1. This site uses cookies. By continuing to use this site, you are agreeing to our use of cookies. Learn More.
  2. Hi Guest, welcome to the TES Community!

    Connect with like-minded professionals and have your say on the issues that matter to you.

    Don't forget to look at the how to guide.

    Dismiss Notice

Thinking of getting a dog

Discussion in 'Personal' started by perdita, May 29, 2011.

  1. I'm a chronic insomniac and the doctor has suggested that I take exercise. The only excercise I actually enjoy is walking, but I rarely go because no one else in the family shares my enthusiasm. In a drunken moment last night, I suggested getting a dog as a walking companion. In the cold light of day I'd like to consider whether this is really a sensible idea.
    I'd love a labrador, or probably more sensibly, a labrador cross.
    How much excercise would a dog like that require?
    I work full time, how long can a dog be left unattended?
    How much would a big dog like that cost to feed? What about vets bills?
    Would we need an estate car?
    I've never had a dog before and any words of wisdom would be gratefully received.
     
  2. I'm a chronic insomniac and the doctor has suggested that I take exercise. The only excercise I actually enjoy is walking, but I rarely go because no one else in the family shares my enthusiasm. In a drunken moment last night, I suggested getting a dog as a walking companion. In the cold light of day I'd like to consider whether this is really a sensible idea.
    I'd love a labrador, or probably more sensibly, a labrador cross.
    How much excercise would a dog like that require?
    I work full time, how long can a dog be left unattended?
    How much would a big dog like that cost to feed? What about vets bills?
    Would we need an estate car?
    I've never had a dog before and any words of wisdom would be gratefully received.
     
  3. Get an mp3 player and a treadmill.
     
  4. kibosh

    kibosh Star commenter

    I would have to agree with Bauble
     
  5. Probably a more sensible option, but I won't get fresh air and daylight on a treadmill!
     
  6. You will if you put it in the garden.
     
  7. jacob

    jacob Lead commenter

    there are doggy types on here. basically you should never leave a dog for more than 4, possibly 5 hours. A labrador requires quite a bit of exercise, maybe 2 to 3 hours a day. They only eat about ten quids worth a week, but they are a greedy breed and will eat almost anything they can, and then be prone to being fat. They also can get some congenital health problems.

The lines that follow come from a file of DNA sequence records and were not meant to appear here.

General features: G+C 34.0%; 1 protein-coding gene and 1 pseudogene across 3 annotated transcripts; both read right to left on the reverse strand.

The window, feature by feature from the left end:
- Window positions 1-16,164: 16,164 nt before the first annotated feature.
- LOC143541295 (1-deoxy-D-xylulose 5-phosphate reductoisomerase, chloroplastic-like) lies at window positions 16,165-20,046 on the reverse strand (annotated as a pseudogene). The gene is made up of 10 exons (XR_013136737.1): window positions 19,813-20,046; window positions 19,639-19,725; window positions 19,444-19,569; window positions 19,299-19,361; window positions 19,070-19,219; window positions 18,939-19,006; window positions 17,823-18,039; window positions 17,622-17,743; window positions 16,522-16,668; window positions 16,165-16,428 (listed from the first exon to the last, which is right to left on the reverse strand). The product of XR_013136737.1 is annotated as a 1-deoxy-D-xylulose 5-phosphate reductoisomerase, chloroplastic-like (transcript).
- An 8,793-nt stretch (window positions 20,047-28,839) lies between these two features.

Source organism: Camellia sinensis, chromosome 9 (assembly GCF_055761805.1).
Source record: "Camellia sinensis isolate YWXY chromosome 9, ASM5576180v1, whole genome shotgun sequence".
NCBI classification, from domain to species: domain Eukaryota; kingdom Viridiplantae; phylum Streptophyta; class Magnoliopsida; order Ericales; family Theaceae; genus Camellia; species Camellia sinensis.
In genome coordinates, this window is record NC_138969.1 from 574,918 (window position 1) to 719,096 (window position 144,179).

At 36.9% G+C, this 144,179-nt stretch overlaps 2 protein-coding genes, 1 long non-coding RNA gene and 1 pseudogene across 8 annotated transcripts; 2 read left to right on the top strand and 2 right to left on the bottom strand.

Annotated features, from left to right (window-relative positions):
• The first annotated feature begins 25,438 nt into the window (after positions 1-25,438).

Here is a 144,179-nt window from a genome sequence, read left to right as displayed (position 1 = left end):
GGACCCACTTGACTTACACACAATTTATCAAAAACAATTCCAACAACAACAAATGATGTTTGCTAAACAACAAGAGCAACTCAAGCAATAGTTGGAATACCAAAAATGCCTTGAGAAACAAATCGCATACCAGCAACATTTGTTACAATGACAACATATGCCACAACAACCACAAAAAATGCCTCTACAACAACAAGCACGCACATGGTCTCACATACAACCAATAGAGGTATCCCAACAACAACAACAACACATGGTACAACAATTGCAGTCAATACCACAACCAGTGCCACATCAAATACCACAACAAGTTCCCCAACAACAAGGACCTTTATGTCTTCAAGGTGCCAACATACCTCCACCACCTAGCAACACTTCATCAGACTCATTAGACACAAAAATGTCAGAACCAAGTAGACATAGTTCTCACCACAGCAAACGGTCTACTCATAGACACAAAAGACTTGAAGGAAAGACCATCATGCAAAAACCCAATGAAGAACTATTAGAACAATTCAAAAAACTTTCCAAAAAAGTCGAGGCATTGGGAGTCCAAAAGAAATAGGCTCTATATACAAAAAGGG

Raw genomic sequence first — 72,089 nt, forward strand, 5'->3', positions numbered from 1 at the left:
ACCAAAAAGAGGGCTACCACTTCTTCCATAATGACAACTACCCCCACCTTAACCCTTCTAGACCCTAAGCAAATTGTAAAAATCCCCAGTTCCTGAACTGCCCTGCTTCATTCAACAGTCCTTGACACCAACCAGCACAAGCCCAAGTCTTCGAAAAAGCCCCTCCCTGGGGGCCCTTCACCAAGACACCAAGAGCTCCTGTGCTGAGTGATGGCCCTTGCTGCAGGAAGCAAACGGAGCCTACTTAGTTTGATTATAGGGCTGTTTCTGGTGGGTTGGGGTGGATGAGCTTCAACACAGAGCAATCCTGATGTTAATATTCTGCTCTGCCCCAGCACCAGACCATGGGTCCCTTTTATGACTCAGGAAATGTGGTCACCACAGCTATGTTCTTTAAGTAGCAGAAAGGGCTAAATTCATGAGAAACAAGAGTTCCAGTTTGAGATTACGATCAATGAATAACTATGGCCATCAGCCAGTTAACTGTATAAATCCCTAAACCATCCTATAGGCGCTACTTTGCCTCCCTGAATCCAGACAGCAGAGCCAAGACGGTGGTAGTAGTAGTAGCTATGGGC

In short; don't.
     
  8. If they can only be left for 4 or 5 hours then it's out of the question.
    I thought it was probably a daft idea.
     
  9. lapinrose

    lapinrose Lead commenter

    Unless you pay someone to take it for a walk at lunchtime.

    But I would recommend going to a place like Labrador Rescue and getting an older dog, puppy training is difficult when you're working. I recently was very lucky to get a 7 year old Weimaraner, she is so gorgeous. I only work mornings and we have a vey large garden so she gets plenty of play.

     
  10. If you are working full time you shouldn't get a dog. It isn't fair on the animal to leave it alone for long periods of time.
    A Lab needs lots of running around and lots of walking.
     
  11. I certainly wouldn't have the time to dedicate to a puppy, but I wouldn't want a dog that was too old either. Our extremely ancient and well loved cats died recently and that's an experience I'm in no rush to repeat.

     
  12. bombaysapphire

    bombaysapphire Star commenter

    There are doggie daycare places who can look after pets during the day but obviously that adds to the cost of keeping a dog.
    We have two dogs. Insurance is £20 per dog per month. It costs about £80 a year each for their jabs. Food costs about £80 a month each but one has stomach problems so they have expensive good. They aren't cheap to keep but they are worth every penny in terms of the company. We love walking anyway but it is even more fun with the dogs running around and enjoying themselves.